Tips for driving in Fuerteventura
Are you coming to Fuerteventura but unsure about hiring a car and driving in Fuerteventura as you have never driven abroad before? Hopefully I can convince you to give it a try. You will see much more of the island and be glad that you did, believe me.
If you are coming from the UK and have never driven a left-hand drive car on the “wrong side” of the road before then it can be quite daunting and nerve-racking. But don’t worry. There is probably no easier place in Europe to do it for the first time than driving in Fuerteventura.
The roads in Fuerteventura are really well maintained, well signposted and have relatively little traffic on them. Most drivers here are quite patient, perhaps more so than in the UK. And you will not have to worry about traffic jams as they are an unknown phenomenon here thankfully.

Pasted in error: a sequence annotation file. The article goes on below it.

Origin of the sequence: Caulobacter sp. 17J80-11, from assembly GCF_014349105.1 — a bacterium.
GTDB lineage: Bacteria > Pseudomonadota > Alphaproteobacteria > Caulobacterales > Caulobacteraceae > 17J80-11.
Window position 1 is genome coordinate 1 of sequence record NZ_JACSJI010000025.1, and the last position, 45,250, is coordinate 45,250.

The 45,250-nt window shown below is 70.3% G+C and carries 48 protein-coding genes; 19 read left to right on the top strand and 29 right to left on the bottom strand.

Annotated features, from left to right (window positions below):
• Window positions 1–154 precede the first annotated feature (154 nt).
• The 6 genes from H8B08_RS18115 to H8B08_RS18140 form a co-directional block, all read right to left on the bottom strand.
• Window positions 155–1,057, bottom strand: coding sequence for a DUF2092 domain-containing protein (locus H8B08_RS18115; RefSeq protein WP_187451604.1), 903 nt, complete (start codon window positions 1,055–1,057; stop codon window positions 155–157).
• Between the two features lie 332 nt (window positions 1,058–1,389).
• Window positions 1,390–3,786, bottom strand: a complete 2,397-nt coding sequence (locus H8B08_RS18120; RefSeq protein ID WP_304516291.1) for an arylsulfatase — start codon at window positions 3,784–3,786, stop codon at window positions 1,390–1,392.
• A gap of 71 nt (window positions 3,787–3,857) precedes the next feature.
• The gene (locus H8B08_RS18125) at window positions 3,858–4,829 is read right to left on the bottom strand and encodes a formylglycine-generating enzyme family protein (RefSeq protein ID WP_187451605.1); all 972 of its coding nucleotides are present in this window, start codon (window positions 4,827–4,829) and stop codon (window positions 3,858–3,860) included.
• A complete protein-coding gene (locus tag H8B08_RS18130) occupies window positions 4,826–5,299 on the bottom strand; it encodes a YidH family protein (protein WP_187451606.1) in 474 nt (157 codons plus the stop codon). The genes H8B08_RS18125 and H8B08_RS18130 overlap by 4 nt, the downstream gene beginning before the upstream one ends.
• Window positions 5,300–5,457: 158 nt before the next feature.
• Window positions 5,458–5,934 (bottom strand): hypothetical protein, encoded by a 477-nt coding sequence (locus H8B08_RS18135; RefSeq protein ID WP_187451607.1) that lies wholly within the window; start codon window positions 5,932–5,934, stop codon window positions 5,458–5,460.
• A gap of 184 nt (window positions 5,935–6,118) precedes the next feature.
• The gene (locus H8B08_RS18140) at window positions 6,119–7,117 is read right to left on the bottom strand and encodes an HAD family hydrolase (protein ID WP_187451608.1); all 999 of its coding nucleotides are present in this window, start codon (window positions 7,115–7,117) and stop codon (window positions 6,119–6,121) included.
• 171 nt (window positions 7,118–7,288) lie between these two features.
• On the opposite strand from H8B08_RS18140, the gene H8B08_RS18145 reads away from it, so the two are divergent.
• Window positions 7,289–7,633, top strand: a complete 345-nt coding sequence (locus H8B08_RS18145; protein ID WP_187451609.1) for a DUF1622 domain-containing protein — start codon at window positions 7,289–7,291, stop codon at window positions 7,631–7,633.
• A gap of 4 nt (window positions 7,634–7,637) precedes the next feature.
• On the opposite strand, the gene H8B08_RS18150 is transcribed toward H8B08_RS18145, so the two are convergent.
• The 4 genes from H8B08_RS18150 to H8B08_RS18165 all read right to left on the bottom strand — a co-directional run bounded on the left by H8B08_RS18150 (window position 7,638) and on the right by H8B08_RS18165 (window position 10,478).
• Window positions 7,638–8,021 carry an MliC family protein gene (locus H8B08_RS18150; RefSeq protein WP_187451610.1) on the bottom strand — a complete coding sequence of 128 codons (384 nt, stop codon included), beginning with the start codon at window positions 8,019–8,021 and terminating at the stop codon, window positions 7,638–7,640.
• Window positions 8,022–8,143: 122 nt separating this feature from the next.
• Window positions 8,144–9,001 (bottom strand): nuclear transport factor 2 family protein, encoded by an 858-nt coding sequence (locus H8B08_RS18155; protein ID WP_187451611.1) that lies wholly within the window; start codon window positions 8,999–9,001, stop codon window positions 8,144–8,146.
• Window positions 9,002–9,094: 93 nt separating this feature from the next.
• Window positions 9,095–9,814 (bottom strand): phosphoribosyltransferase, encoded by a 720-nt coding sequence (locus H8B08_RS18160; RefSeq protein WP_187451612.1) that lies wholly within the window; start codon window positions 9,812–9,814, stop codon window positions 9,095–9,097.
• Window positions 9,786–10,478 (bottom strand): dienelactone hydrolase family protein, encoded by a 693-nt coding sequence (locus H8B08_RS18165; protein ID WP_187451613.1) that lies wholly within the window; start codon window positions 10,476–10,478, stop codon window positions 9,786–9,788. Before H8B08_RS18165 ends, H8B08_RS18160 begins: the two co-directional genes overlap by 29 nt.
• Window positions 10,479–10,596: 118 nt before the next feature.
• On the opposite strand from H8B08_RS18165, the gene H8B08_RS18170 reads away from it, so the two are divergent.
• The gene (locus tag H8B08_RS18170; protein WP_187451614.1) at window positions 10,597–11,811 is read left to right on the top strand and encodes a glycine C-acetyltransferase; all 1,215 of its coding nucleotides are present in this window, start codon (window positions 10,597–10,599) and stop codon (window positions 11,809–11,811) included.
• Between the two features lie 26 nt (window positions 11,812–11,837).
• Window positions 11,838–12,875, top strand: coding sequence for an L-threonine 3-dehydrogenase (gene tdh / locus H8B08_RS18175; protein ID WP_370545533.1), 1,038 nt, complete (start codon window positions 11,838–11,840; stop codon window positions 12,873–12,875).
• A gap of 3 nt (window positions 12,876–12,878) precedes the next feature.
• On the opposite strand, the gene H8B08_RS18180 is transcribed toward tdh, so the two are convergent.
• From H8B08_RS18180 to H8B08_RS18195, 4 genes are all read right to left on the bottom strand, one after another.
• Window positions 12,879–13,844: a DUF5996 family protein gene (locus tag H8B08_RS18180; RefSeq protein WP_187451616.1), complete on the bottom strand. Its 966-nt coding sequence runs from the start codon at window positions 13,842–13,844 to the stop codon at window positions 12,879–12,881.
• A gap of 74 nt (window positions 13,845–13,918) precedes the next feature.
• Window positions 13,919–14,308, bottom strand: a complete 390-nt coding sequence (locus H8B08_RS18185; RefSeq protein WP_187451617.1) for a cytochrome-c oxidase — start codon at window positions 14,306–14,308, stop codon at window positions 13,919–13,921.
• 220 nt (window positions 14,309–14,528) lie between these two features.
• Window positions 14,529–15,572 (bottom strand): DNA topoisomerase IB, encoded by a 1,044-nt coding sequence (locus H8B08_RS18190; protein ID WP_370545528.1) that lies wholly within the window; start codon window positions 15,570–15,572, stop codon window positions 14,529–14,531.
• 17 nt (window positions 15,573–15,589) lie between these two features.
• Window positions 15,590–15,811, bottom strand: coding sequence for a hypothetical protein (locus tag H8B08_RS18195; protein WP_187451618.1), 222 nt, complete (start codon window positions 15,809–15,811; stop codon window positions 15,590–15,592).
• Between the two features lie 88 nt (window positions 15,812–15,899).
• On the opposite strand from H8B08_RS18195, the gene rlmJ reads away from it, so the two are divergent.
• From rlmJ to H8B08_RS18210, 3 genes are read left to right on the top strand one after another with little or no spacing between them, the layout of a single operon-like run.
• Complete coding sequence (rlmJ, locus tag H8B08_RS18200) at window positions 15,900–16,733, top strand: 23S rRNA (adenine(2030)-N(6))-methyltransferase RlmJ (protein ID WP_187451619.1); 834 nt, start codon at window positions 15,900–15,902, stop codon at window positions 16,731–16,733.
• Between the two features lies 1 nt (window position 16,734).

On a lighter note, perhaps the hardest thing is to remember to get in the correct side. I did get into the right-hand seat once when I was not thinking. It took a split second to realise that there was no steering wheel in front of me. As there were people nearby, to save face, I made out I was looking for something in the foot-well before getting out and into the driver’s side. I think I got away with it!
You may find my article on advice for renting a car in Fuerteventura helpful.
My tips for first time “wrong side of the road” drivers